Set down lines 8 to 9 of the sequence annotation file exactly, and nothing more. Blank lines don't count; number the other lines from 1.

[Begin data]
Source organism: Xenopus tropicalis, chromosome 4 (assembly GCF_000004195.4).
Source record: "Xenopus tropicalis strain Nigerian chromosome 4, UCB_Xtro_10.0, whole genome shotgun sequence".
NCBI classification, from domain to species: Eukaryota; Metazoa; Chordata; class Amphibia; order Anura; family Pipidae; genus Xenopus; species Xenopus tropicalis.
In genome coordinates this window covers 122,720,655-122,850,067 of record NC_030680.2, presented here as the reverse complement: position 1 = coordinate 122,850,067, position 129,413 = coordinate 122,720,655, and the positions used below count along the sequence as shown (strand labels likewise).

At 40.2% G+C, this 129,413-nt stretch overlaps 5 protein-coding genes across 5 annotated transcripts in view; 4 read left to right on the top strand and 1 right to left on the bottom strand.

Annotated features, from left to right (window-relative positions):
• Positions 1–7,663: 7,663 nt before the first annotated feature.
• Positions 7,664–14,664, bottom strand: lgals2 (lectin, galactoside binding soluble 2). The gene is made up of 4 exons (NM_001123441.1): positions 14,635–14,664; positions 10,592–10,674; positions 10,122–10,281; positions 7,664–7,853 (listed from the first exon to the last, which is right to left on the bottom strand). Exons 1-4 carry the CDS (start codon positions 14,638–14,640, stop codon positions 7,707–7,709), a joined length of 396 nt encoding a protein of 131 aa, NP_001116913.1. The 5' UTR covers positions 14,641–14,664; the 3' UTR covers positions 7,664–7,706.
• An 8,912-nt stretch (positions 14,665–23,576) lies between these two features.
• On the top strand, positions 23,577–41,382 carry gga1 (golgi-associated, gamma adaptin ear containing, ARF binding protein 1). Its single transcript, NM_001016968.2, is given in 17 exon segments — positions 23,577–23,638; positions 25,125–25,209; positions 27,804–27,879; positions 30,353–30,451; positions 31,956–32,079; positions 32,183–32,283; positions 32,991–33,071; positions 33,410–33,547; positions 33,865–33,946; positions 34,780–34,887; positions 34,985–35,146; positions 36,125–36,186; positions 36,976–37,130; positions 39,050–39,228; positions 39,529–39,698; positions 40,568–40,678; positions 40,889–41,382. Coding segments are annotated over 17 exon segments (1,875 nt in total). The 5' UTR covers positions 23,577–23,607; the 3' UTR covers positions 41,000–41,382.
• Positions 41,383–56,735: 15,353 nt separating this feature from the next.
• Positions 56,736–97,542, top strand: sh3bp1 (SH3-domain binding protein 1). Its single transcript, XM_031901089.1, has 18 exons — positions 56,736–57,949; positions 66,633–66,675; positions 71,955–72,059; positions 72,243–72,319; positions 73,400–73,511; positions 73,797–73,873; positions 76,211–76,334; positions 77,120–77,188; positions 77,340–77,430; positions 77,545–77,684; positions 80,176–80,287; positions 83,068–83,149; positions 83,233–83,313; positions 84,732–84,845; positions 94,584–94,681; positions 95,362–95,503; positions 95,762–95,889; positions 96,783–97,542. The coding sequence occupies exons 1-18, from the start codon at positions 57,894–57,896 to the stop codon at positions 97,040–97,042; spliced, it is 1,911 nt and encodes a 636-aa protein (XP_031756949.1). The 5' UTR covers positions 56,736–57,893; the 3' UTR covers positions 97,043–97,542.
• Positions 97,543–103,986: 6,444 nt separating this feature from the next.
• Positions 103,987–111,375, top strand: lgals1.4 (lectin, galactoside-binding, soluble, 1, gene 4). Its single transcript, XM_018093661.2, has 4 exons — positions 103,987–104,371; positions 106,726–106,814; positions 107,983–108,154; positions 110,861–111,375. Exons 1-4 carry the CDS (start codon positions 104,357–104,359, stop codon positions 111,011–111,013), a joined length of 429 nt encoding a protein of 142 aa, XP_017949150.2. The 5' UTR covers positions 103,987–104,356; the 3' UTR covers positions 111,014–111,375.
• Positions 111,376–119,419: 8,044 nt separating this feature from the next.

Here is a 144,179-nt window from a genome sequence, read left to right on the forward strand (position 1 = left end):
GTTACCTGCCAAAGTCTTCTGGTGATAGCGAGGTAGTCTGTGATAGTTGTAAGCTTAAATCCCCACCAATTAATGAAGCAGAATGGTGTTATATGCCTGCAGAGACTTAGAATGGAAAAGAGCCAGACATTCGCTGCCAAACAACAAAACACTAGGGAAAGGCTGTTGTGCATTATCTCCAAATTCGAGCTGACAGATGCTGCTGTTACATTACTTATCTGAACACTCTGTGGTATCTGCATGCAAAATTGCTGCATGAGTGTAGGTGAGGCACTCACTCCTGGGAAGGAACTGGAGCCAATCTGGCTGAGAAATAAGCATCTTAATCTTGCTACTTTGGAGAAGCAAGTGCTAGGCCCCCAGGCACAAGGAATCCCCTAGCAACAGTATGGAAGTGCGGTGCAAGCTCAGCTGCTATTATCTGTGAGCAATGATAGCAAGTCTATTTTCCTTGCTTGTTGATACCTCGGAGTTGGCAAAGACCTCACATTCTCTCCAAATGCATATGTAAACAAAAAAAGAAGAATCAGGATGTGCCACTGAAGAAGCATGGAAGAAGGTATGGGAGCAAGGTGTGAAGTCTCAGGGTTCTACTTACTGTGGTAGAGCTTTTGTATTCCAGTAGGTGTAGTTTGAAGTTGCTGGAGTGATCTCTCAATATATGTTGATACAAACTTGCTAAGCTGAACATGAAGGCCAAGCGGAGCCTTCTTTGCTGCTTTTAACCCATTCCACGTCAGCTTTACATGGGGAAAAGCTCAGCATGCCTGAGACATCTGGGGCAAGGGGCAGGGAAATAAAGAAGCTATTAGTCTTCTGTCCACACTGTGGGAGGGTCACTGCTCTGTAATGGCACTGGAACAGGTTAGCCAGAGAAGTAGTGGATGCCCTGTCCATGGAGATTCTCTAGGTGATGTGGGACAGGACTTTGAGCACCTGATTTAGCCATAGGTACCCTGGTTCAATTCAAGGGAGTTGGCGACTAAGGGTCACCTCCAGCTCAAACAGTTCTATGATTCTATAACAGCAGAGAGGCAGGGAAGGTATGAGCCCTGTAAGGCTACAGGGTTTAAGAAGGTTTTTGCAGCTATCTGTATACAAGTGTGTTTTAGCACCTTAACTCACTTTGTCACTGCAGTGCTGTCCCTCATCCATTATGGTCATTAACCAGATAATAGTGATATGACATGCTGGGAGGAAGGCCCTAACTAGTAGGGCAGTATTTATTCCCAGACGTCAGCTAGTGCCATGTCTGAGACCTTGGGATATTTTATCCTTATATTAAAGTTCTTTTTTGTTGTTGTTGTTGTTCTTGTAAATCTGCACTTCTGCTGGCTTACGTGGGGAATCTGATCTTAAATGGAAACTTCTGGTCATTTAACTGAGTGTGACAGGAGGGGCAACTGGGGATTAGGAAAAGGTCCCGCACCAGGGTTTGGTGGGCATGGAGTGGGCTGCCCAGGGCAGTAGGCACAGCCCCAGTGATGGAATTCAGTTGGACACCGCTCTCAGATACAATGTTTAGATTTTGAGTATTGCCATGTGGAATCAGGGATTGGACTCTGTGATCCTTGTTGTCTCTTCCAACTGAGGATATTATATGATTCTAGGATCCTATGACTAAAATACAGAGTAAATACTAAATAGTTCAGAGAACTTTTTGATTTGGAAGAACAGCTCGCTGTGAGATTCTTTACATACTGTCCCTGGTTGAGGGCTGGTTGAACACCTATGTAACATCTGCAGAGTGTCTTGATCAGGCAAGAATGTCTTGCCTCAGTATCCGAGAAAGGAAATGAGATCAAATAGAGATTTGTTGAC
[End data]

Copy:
• Positions 7,664–14,664, bottom strand: lgals2 (lectin, galactoside binding soluble 2). The gene is made up of 4 exons (NM_001123441.1): positions 14,635–14,664; positions 10,592–10,674; positions 10,122–10,281; positions 7,664–7,853 (listed from the first exon to the last, which is right to left on the bottom strand). Exons 1-4 carry the CDS (start codon positions 14,638–14,640, stop codon positions 7,707–7,709), a joined length of 396 nt encoding a protein of 131 aa, NP_001116913.1. The 5' UTR covers positions 14,641–14,664; the 3' UTR covers positions 7,664–7,706.
• An 8,912-nt stretch (positions 14,665–23,576) lies between these two features.